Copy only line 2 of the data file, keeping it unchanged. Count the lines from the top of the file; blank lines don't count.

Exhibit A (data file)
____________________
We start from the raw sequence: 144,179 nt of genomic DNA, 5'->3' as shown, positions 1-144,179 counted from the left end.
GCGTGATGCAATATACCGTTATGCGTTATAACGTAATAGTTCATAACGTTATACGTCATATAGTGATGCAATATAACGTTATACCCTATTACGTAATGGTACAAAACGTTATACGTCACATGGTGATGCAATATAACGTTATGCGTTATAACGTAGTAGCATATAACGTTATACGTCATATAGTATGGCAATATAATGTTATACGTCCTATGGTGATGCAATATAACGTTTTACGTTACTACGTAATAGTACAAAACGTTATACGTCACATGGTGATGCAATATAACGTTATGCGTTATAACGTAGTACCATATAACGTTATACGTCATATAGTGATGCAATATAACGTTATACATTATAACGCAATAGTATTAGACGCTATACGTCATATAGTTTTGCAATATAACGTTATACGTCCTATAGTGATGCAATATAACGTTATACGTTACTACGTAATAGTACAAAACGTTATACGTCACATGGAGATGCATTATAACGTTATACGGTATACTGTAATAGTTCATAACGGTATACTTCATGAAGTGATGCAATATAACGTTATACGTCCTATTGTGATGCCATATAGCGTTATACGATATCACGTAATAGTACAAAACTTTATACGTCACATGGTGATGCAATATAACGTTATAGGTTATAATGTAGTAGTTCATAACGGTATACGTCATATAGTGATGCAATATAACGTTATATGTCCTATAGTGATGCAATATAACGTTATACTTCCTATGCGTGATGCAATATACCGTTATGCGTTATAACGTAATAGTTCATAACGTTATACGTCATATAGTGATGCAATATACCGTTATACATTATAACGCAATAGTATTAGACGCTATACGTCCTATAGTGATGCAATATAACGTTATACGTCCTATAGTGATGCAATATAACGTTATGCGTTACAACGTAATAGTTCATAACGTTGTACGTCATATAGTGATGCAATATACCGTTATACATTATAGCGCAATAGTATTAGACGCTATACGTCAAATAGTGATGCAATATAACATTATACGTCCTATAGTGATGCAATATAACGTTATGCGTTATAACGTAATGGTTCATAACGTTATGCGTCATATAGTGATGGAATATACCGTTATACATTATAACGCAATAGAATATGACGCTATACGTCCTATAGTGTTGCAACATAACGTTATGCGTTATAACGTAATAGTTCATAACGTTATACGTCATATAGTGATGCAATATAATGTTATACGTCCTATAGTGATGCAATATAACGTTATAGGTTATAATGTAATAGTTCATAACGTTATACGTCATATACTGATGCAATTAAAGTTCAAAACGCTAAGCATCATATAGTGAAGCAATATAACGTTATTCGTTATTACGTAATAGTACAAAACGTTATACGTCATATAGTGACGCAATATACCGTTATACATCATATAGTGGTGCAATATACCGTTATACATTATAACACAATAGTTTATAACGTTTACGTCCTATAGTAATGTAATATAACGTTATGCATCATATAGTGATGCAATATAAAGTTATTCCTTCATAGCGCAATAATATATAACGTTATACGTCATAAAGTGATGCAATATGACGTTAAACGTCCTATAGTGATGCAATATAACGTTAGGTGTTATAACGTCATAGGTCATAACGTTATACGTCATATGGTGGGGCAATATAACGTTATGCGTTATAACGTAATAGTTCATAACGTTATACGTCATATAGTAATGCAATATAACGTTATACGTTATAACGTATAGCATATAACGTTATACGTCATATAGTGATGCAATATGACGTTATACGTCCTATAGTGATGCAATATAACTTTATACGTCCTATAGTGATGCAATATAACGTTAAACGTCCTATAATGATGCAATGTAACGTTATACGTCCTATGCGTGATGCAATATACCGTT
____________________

GCGTGATGCAATATACCGTTATGCGTTATAACGTAATAGTTCATAACGTTATACGTCATATAGTGATGCAATATAACGTTATACCCTATTACGTAATGGTACAAAACGTTATACGTCACATGGTGATGCAATATAACGTTATGCGTTATAACGTAGTAGCATATAACGTTATACGTCATATAGTATGGCAATATAATGTTATACGTCCTATGGTGATGCAATATAACGTTTTACGTTACTACGTAATAGTACAAAACGTTATACGTCACATGGTGATGCAATATAACGTTATGCGTTATAACGTAGTACCATATAACGTTATACGTCATATAGTGATGCAATATAACGTTATACATTATAACGCAATAGTATTAGACGCTATACGTCATATAGTTTTGCAATATAACGTTATACGTCCTATAGTGATGCAATATAACGTTATACGTTACTACGTAATAGTACAAAACGTTATACGTCACATGGAGATGCATTATAACGTTATACGGTATACTGTAATAGTTCATAACGGTATACTTCATGAAGTGATGCAATATAACGTTATACGTCCTATTGTGATGCCATATAGCGTTATACGATATCACGTAATAGTACAAAACTTTATACGTCACATGGTGATGCAATATAACGTTATAGGTTATAATGTAGTAGTTCATAACGGTATACGTCATATAGTGATGCAATATAACGTTATATGTCCTATAGTGATGCAATATAACGTTATACTTCCTATGCGTGATGCAATATACCGTTATGCGTTATAACGTAATAGTTCATAACGTTATACGTCATATAGTGATGCAATATACCGTTATACATTATAACGCAATAGTATTAGACGCTATACGTCCTATAGTGATGCAATATAACGTTATACGTCCTATAGTGATGCAATATAACGTTATGCGTTACAACGTAATAGTTCATAACGTTGTACGTCATATAGTGATGCAATATACCGTTATACATTATAGCGCAATAGTATTAGACGCTATACGTCAAATAGTGATGCAATATAACATTATACGTCCTATAGTGATGCAATATAACGTTATGCGTTATAACGTAATGGTTCATAACGTTATGCGTCATATAGTGATGGAATATACCGTTATACATTATAACGCAATAGAATATGACGCTATACGTCCTATAGTGTTGCAACATAACGTTATGCGTTATAACGTAATAGTTCATAACGTTATACGTCATATAGTGATGCAATATAATGTTATACGTCCTATAGTGATGCAATATAACGTTATAGGTTATAATGTAATAGTTCATAACGTTATACGTCATATACTGATGCAATTAAAGTTCAAAACGCTAAGCATCATATAGTGAAGCAATATAACGTTATTCGTTATTACGTAATAGTACAAAACGTTATACGTCATATAGTGACGCAATATACCGTTATACATCATATAGTGGTGCAATATACCGTTATACATTATAACACAATAGTTTATAACGTTTACGTCCTATAGTAATGTAATATAACGTTATGCATCATATAGTGATGCAATATAAAGTTATTCCTTCATAGCGCAATAATATATAACGTTATACGTCATAAAGTGATGCAATATGACGTTAAACGTCCTATAGTGATGCAATATAACGTTAGGTGTTATAACGTCATAGGTCATAACGTTATACGTCATATGGTGGGGCAATATAACGTTATGCGTTATAACGTAATAGTTCATAACGTTATACGTCATATAGTAATGCAATATAACGTTATACGTTATAACGTATAGCATATAACGTTATACGTCATATAGTGATGCAATATGACGTTATACGTCCTATAGTGATGCAATATAACTTTATACGTCCTATAGTGATGCAATATAACGTTAAACGTCCTATAATGATGCAATGTAACGTTATACGTCCTATGCGTGATGCAATATACCGTT